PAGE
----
Food Stock PrepareFirst, ensure that your food, water, and energy preps are in order.  Having a supply of water, food, and backup energy will make you less susceptible to suffering from either outages or food scarcity.  Planting a drought-tolerant vegetable garden will offset some of the food scarcities that may be coming and higher prices that are guaranteed.  Replacing sprinklers with drip lines can also benefit you.  Before this is over, some communities will rule that you should let your lawn die off or face fines.  

Creating a precipitation collection system and ensuring runoff systems capture whatever rain falls will help you conserve water resources.  The rain will fall again, likely in torrents over several days or weeks once it starts.  However, flash floods are possible when the soil is so dry and compacted, and much of the water simply washes over the drought-stricken land instead of seeping deep into it.  The result is aquifers across the country dropping lower.  Groundwater depletion is possible in some areas, even as rain occasionally falls.  This will impact both industry and individuals.

Make sure that no matter where you live, you have established some type of rain collection system.  Even a rainbarrel connected to gutters can provide an emergency supply of water or sufficient water for a small garden area.  If you live in an area where either fires or high winds are possible, make sure you prep for these.  Clear flammable brush, trim tree branches, install shutters or other semi-permanent wind protection and check seals and insulation.  High winds are a significant cause of blackouts so keep an emergency kit handy with everything you need to spend hours or days without electricity.  If you are living in a wet region right now, expect that you might receive a lot more precipitation than average even as part of the country gets even drier.  Conserve water, remove lawns and replace them with drought-tolerant plants, install rain barrels and create defensible space around your house if you live near wild areas where fire or flood is possible.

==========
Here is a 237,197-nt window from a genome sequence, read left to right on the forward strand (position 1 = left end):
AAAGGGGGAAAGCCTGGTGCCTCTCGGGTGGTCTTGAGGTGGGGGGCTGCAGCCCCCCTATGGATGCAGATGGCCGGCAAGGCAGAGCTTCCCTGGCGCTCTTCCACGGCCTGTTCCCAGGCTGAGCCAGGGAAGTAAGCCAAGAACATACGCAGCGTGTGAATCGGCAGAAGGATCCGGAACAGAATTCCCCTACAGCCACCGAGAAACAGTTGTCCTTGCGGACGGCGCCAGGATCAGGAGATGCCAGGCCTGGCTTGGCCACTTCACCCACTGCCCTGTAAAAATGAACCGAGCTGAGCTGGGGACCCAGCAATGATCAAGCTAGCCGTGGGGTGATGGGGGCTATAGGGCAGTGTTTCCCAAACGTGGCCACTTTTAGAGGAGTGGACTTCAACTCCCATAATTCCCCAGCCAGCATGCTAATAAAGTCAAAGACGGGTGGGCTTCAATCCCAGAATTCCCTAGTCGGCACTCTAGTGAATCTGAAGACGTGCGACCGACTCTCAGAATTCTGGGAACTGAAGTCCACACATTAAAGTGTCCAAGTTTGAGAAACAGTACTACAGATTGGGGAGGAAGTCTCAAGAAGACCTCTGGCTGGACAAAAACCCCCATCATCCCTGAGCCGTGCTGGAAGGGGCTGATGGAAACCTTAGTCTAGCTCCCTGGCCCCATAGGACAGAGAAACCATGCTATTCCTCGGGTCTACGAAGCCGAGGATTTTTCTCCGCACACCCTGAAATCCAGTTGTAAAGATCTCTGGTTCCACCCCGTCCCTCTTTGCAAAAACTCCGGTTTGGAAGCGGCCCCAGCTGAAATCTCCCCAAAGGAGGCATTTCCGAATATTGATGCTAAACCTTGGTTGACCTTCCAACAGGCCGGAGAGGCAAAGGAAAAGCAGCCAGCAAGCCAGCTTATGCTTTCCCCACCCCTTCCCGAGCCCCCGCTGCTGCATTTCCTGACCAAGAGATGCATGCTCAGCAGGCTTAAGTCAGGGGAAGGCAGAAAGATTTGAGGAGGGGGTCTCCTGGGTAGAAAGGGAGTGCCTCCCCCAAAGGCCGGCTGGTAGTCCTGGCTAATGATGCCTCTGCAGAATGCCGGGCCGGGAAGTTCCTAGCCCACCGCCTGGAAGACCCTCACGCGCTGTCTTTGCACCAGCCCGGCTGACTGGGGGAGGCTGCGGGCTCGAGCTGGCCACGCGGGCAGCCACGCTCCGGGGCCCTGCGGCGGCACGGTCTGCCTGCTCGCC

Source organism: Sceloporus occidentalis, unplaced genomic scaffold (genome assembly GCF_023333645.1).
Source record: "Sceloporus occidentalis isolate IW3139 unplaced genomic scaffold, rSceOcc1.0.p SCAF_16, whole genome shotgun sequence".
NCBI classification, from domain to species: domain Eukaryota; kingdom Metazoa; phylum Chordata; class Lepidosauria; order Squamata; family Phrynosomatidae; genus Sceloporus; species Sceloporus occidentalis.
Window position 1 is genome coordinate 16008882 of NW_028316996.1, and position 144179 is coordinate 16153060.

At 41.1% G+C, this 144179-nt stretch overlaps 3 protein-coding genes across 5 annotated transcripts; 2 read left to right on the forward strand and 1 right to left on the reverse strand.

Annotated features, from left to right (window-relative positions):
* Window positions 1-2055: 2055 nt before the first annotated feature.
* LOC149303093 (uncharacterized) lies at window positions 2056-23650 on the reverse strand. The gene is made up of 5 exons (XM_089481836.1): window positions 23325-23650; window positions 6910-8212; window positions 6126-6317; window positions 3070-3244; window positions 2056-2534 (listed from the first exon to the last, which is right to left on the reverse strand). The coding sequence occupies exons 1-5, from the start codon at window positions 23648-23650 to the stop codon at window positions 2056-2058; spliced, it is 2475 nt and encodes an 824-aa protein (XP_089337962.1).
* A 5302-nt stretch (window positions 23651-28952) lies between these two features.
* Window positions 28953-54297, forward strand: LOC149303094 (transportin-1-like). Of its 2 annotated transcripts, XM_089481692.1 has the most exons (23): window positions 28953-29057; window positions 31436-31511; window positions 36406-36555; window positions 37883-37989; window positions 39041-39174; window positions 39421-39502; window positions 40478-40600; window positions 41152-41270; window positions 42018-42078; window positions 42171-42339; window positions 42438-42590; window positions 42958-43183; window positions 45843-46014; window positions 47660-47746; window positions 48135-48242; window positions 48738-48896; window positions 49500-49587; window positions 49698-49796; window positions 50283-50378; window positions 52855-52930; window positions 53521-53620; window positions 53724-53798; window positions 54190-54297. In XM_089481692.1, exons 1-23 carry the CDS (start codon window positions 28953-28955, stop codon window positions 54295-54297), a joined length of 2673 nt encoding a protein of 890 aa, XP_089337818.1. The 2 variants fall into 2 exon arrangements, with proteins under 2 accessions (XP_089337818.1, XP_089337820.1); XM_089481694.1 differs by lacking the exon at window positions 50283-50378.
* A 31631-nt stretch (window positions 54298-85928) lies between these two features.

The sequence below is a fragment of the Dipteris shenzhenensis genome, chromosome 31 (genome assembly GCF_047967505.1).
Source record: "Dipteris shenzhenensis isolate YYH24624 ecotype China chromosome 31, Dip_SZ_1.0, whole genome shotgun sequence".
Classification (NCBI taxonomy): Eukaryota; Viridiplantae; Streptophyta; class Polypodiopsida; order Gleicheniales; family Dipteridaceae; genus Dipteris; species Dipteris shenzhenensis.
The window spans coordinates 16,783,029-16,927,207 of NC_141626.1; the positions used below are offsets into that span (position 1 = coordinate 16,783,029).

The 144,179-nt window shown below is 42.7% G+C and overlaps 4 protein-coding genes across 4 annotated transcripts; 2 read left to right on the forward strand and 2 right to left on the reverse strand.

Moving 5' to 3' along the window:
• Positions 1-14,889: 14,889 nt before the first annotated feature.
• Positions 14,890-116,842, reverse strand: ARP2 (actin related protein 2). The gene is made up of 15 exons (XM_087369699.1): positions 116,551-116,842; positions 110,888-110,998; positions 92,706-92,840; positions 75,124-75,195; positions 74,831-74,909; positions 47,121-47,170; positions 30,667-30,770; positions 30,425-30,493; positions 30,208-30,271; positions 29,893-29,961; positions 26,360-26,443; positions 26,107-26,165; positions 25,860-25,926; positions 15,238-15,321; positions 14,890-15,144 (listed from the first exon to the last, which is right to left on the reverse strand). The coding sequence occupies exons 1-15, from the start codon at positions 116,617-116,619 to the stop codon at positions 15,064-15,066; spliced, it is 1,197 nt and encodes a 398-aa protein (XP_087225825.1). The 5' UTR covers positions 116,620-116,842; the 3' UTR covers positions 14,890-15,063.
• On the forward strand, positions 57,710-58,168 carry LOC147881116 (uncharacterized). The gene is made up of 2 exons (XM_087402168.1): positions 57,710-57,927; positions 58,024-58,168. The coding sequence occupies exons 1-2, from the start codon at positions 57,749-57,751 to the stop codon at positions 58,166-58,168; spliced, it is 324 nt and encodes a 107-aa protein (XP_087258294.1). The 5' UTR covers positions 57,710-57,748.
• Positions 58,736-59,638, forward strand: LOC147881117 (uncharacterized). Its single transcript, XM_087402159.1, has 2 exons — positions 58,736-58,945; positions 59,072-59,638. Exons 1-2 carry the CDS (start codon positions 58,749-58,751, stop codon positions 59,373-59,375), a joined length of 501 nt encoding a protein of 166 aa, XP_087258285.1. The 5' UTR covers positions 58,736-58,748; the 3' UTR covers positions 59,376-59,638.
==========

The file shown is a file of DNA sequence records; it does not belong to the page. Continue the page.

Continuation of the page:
If you live in a zone where a fire is possible, even in a suburb you think is completely safe, have a fire evacuation plan in place.  Consider having a bug-out plan which we’ll link to below.  Have established rendezvous points with your family members.  Have a plan for when you only have mere minutes that will determine your survival.

Assess your dependence on systems outside of your preps.  If you require medications that also require refrigeration, how will you keep these medicines in their cool temperature range after the power goes out for several days or even a week or more?  Have a small gas generator or solar battery system.  We recently did a blog covering these options, which we’ll post below.  Have a small backup refrigerator if it fits your medical needs. If you do use a gas generator, be careful about fumes and potential fire risks. We will be releasing a blog in the next few days covering a product that will power your whole home with renewable power.  Though such a thing is an expensive option, something like this would be worth the investment at this point.

In anticipation of a power outage during an extreme heat event, ensure you have fully charged flashlights.  Make sure you know how to open your garage door without electricity.  Make sure you have your preps to survive a week or more without electricity and with extreme heat.  Make sure you have a bugout bag packed and ready to go if you live anywhere near a fire zone.  At the very least, if you live in one of these heat zones, ensure you have the means to keep cool should the power go out.  Use natural ventilation and battery-powered fans to cool your home.  Keep curtains and blinds closed during the day.  Drink plenty of water and put cool water on your body’s pulse points.  Consider wearing a wet hand towel or using a spray bottle to mist yourself.

The reality is that this drought and the forecasted heat still to come are unavoidable.  They will have ramifications for everyone across the country, from the very direct and real possibility of rolling blackouts to the indirect ramifications of lower crop yields and higher prices.  Consumer demand for energy will surge to combat the higher temperatures, and power will be allocated to commercial endeavors.  Every day people will be blamed and charged extra costs.  Expect the genuine possibility of rationing, fines, and flow control devices.  Also, don’t expect these problems to go away, even when the rain finally cycles back.

If the current forecasts are fractionally correct, you will be adding heat and drought to the problems of this decade when you talk about it years later.  If you plan to be around to talk about it, you have to start prepping for it right now.  The impact of the Summer’s heat will be felt most drastically beginning in just two months.  That doesn’t give you much time to prepare or restock essential preps.


As always, stay safe out there.